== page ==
The Meaning of Life?

January 21, 2019

Is lying ok, if you’re just trying to avoid hurting someone’s feelings? When, if ever, is taking a human life justified?

Questions like these fall within the purview of ethics, the branch of philosophy that studies morality, or as we might think of it, the difference between right and wrong. But before questions like these can be dissected, you have to start at the beginning with meta-ethics, which looks at the foundations of morality itself.

Meta-ethics asks questions like: What is morality? When we make moral judgments, what are we doing? Are we reporting a moral fact or are we merely expressing a feeling we have?

Benjamin Keefer ’19 and Audrey Kirkley ’20 jumped at the chance to dig deeper into questions like these during their summer 2018 research project with John McHugh, assistant professor of philosophy.

“Taking ethics with Dr. McHugh in my spring semester changed the way I think about problems and morality and, ultimately, led me to become a philosophy major,” Kirkley says.

Keefer and Kirkley worked together on a difficult question. In fact, McHugh admitted that with regard to this project, “questions about the meaning of life may be easier to explain.” Essentially, Kirkley and Keefer were to determine if moral naturalism is defensible, even if it implies externalism.

So, what does this mean?

In philosophy, moral naturalism is the belief that moral facts play by more or less the same rules everything else does; thus, the moral naturalist believes that moral facts, in principle, could be studied by science. And an externalist thinks that it is possible to make a moral judgment and not care or be motivated by the results. Since it seems that one can grasp any natural fact and not thereby be moved to do anything, it seems that naturalism implies externalism. But while many philosophers are attracted to naturalism, some find externalism objectionable.

“Ben and Audrey defended naturalism by defending externalism, particularly against objections leveled by a philosopher named Michael Smith,” explained McHugh. “Smith’s objection is that if you are externalist and you think that moral judgments don’t necessarily motivate, then you still have to explain why judgments often do.”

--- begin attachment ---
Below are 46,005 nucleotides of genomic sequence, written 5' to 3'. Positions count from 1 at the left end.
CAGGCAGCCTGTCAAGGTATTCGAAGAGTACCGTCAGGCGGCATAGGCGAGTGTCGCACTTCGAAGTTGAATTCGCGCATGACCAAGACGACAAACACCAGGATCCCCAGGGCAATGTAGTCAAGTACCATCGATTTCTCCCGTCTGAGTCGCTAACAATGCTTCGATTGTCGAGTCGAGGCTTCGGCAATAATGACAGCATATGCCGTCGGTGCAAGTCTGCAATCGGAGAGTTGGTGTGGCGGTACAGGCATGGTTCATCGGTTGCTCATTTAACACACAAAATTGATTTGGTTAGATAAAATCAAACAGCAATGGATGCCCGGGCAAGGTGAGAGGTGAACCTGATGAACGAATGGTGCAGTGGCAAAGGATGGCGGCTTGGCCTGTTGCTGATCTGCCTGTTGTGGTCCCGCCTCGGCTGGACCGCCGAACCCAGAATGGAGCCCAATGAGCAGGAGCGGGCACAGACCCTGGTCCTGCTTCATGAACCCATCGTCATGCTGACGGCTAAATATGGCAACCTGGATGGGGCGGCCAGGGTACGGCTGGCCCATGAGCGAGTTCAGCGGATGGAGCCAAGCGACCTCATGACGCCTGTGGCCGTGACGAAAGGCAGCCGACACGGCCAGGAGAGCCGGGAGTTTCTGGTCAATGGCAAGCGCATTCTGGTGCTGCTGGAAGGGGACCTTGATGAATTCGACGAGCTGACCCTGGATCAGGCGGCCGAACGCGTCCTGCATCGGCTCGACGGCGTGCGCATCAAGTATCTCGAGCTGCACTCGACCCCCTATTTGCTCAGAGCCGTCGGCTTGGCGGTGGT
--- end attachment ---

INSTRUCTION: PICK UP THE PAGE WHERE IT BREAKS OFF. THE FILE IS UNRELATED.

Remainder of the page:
McHugh helped narrow the students’ focus into workable questions for the summer project. Once they got there, they researched various opinions and writings on their own.

The two settled on the position that moral judgments themselves aren’t inherently motivating, thus defending externalism. Instead, they motivate by virtue of another factor. For example, the judgment that murder is wrong isn’t enough to motivate a person to not commit murder. But then if that person has empathy for other people, that might motivate them to act on the judgment.

“I really focused on empathy being a link between judgments and motivation, but with the added detail of reflection and self-governance being used to connect empathy with the judgments,” Kirkley says.

Neither Kirkley nor Keefer necessarily arrived at a definitive answer to their questions. They just asked better questions or, in this case, formed better arguments.

“What’s cool about summer research is that it is student-generated,” McHugh says. “It’s different because you really are doing something that the students are independently interested in and you’re helping them nurture and cultivate that interest.”

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